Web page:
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A school district director who was reassigned shortly after taking medical leave could go to trial on his Family and Medical Leave Act (FMLA) claims because his superintendent said that she was "frustrated" that his leave did not begin immediately, the U.S. District Court for the Central District of Illinois ruled.
Peoria, Ill., Board of Education District 150 hired Bryan Chumbley as its director of research, testing and assessment in 2005. The position was not tenured and lasted three years, after which time it was renewed annually unless the district gave notice of nonrenewal by April 1 of the final contract year. In March 2010, the district notified Chumbley that it intended to reassign him to a teaching position but then rehired him for the director position as an at-will employee.
One of Chumbley's major duties was managing and administrating a database called "Skyward" that contained confidential information regarding students and employees. As a director, Chumbley had greater access to this database than teachers.
In May 2012, Chumbley told the district's HR director that he was experiencing job-related anxiety. The HR director suggested that Chumbley consider taking FMLA leave rather than resign. Shortly thereafter, Chumbley told the district superintendent, Grenita Lathan, that he was experiencing issues that he felt were impacting his job performance.
On Oct. 2, 2012, Chumbley requested FMLA leave to start on Nov. 1, 2012, and last until Jan. 2, 2013. He stated that he wanted to delay the start of the leave so that he could tie up some loose ends in his department in the meantime.
The board held an executive session on Oct. 9, 2012, during which it discussed Chumbley's FMLA request. At that session, Lathan stated that Chumbley's request was "frustrating" because mental health-related leave usually starts immediately and not one month later. She told the board that she tried to help reduce Chumbley's anxiety and stress by offering to modify his job duties and then repeated that she was frustrated because Chumbley had told people that he was going to take time off beginning in a month. Another board member raised the idea of firing Chumbley before his leave began based on prior work evaluations that showed negative performance issues.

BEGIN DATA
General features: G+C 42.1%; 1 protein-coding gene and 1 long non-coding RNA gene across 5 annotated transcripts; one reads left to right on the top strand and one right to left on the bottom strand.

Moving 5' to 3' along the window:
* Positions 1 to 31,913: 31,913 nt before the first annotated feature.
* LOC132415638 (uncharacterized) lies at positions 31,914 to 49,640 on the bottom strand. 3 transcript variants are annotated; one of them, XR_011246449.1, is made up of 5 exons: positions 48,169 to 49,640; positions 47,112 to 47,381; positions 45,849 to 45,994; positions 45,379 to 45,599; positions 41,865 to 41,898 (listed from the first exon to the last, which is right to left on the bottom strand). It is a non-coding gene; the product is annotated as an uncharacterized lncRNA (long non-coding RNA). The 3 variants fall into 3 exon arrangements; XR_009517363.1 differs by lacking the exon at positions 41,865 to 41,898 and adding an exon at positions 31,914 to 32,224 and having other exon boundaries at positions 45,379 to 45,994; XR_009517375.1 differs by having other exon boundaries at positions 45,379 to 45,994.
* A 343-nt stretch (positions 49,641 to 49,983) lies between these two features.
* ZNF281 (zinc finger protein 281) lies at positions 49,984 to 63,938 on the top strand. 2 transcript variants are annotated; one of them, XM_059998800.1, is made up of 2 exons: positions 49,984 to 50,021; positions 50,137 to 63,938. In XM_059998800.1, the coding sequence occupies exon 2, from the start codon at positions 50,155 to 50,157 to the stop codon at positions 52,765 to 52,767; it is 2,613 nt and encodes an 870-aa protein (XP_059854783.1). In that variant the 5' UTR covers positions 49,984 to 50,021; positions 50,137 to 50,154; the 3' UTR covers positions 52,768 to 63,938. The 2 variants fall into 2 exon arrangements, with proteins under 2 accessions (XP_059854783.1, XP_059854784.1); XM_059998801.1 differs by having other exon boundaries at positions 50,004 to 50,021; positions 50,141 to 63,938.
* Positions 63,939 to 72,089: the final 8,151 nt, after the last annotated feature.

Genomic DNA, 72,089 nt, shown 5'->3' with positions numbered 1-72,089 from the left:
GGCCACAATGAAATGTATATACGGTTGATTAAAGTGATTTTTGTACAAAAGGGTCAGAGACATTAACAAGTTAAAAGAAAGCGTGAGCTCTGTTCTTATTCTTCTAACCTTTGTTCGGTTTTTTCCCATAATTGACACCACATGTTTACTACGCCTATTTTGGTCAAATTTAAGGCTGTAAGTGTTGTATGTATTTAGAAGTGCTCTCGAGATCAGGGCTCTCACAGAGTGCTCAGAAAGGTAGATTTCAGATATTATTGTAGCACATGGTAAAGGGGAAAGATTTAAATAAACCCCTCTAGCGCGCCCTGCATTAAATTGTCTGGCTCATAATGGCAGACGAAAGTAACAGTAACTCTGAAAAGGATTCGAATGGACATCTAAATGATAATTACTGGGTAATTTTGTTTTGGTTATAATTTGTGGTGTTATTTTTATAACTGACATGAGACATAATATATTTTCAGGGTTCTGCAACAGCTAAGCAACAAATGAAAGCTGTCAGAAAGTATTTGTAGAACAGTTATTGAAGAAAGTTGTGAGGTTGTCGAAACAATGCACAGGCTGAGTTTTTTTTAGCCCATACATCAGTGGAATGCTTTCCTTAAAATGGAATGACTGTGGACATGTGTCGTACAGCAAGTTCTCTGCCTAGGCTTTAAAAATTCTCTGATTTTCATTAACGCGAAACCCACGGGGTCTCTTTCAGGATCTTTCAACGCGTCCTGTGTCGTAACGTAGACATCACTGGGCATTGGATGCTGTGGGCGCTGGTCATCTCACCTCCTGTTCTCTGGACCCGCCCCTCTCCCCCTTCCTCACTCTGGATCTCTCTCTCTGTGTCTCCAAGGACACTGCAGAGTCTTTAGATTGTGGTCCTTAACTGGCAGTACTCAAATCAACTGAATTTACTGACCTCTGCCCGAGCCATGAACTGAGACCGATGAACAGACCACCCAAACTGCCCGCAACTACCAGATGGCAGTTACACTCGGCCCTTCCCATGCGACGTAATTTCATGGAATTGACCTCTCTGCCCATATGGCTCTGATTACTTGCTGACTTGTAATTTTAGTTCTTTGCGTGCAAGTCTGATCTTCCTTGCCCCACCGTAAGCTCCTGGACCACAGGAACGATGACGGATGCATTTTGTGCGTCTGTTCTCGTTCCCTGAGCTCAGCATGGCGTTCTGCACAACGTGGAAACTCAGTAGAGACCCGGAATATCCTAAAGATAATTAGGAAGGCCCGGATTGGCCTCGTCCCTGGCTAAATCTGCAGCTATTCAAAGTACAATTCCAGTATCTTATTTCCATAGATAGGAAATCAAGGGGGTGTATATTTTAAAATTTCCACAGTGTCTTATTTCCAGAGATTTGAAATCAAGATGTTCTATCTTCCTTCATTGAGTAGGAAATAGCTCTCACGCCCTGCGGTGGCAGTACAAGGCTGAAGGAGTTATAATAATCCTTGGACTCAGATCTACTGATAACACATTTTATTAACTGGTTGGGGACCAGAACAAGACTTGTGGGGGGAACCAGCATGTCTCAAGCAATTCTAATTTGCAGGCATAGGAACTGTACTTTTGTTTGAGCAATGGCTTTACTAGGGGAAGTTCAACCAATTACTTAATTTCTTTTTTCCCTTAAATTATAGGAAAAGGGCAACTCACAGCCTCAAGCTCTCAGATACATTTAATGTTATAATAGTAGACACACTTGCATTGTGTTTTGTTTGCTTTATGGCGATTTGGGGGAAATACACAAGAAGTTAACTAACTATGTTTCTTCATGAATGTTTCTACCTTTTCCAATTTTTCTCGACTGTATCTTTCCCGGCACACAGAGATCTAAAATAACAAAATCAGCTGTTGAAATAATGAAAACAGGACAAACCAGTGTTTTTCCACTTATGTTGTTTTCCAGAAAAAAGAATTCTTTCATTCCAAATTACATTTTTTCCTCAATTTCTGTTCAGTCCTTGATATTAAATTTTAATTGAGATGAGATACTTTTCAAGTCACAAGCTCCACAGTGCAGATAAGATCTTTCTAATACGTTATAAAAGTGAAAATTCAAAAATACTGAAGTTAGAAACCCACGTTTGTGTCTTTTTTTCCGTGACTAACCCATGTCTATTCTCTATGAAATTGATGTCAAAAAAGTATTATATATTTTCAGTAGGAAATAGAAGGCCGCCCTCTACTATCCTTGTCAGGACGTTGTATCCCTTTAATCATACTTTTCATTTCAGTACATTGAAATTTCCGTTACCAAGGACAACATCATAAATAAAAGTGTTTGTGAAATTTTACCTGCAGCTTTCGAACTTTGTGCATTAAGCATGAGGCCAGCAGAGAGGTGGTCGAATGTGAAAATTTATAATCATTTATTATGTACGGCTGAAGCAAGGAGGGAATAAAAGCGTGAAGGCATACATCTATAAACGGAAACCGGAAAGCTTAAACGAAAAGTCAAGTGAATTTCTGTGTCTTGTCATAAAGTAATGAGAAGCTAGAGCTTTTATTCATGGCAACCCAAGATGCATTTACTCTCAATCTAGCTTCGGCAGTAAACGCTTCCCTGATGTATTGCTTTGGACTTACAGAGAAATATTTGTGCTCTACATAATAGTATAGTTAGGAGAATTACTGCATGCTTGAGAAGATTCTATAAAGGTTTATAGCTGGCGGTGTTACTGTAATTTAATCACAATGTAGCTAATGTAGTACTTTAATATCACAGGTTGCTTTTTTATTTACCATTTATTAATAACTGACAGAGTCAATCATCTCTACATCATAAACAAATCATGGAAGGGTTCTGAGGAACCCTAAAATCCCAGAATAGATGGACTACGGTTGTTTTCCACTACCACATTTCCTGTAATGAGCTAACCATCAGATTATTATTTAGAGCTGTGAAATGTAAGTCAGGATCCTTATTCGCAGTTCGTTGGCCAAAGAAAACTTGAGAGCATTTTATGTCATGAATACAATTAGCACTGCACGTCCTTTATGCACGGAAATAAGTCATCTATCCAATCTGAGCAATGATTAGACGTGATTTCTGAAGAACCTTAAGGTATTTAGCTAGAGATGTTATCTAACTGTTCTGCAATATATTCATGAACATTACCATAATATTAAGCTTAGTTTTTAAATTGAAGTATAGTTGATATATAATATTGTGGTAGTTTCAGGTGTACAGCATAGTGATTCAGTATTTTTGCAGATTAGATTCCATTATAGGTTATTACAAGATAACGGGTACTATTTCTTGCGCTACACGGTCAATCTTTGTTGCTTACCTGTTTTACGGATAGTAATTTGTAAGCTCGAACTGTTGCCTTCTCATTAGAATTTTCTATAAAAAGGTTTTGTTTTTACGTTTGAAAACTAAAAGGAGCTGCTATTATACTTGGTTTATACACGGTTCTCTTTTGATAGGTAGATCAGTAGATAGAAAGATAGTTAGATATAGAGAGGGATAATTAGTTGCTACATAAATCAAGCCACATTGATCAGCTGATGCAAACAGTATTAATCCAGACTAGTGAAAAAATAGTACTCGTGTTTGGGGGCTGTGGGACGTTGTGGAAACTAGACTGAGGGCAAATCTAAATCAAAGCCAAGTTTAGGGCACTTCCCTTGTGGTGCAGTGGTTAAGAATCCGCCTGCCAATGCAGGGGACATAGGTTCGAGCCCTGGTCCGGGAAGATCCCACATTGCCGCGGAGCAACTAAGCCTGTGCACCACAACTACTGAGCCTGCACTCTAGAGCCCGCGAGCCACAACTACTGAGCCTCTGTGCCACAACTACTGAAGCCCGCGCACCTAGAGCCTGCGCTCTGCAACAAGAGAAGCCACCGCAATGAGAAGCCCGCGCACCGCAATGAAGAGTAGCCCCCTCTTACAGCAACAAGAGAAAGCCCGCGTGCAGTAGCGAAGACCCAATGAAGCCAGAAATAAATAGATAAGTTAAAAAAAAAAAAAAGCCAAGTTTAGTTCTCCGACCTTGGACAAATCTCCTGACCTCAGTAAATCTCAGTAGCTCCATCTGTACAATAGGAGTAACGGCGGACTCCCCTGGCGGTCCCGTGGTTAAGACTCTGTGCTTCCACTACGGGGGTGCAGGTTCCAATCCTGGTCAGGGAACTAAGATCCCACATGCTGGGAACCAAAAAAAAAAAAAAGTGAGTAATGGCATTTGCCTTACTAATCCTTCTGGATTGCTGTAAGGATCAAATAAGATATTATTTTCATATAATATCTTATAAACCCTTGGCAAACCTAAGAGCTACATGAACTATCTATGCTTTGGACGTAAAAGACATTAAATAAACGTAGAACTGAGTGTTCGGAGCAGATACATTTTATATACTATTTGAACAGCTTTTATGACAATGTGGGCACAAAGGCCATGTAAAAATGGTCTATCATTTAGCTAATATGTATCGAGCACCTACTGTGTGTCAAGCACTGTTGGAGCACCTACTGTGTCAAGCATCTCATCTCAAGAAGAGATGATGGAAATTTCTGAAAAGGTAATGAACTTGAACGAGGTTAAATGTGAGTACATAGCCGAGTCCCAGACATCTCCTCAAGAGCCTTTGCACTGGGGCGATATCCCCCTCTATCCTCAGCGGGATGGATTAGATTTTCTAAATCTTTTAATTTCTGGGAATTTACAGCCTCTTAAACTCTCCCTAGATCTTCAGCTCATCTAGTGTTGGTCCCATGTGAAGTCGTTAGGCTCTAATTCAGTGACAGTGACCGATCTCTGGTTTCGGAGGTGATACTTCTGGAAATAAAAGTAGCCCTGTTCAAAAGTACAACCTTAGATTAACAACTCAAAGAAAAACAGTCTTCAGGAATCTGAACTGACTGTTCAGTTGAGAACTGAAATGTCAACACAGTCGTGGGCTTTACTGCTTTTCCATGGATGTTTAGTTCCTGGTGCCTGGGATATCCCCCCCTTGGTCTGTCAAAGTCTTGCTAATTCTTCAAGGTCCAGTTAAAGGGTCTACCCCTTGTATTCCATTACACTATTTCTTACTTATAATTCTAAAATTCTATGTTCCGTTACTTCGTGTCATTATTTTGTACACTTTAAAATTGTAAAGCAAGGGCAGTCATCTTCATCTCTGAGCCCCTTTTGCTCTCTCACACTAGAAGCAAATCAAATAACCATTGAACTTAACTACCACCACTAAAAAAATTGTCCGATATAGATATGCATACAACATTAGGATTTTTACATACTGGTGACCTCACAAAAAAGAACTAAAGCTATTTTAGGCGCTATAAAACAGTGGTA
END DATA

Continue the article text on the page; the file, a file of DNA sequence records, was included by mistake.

Ultimately, the board approved Chumbley's application for FMLA leave. While Chumbley was on FMLA leave, however, the district learned of two issues that raised concerns about his performance. First, it learned that he had guaranteed payment to a contractor for work done at two district schools without authorization. Chumbley claimed that the district comptroller authorized this guarantee, but the district comptroller denied it.
Second, the district learned that Chumbley had given a teacher "superuser access" to the Skyward database. This access allowed the teacher to see all of the confidential information that was supposed to be viewed only by director-level employees.
Chumbley requested a two-week extension of his FMLA leave shortly before his Jan. 2, 2013, return-to-work date, and the request was granted. When he returned on Jan. 14, 2013, however, his badge did not work and he had to wait until another employee let him in the building. Chumbley reported to Lathan's office, where she and an employee services director told him that he was being placed on administrative leave. On Jan. 25, 2013, the district notified Chumbley that it was reassigning him to a position at the transportation department because of his misconduct discovered during his FMLA leave.
Chumbley brought a federal lawsuit against the district alleging FMLA interference and retaliation and a violation of his due process rights under the 14th Amendment to the United States Constitution. The district filed a motion for summary judgment to dismiss these claims before trial.
The court found that Chumbley presented sufficient evidence of the district's intent to interfere with his FMLA rights in Lathan's statement that she was frustrated with his use of leave. Additionally, the court found that the timing of the district's discipline of Chumbley, which occurred on the very day his FMLA leave was to end, could show that he was reassigned because he used FMLA leave. Thus, the court denied the district summary judgment on Chumbley's FMLA claims.
The court did grant summary judgment, however, on Chumbley's due process claim because his employment was at will and was not guaranteed for any length of time.
[SHRM members-only toolkit: Managing Family and Medical Leave]
Chumbley v. Board of Educ. For Peoria Dist. 150, C.D. Ill., No. 14-1238 (Dec. 9, 2016).
Professional Pointer: Employers must be careful about how they discuss employee requests for FMLA leave, even in closed-door meetings. A poorly phrased reference to legitimate concerns about a request can support an employee's FMLA claim.
Jeffrey Rhodes is an attorney with Doumar Martin in Arlington, Va.
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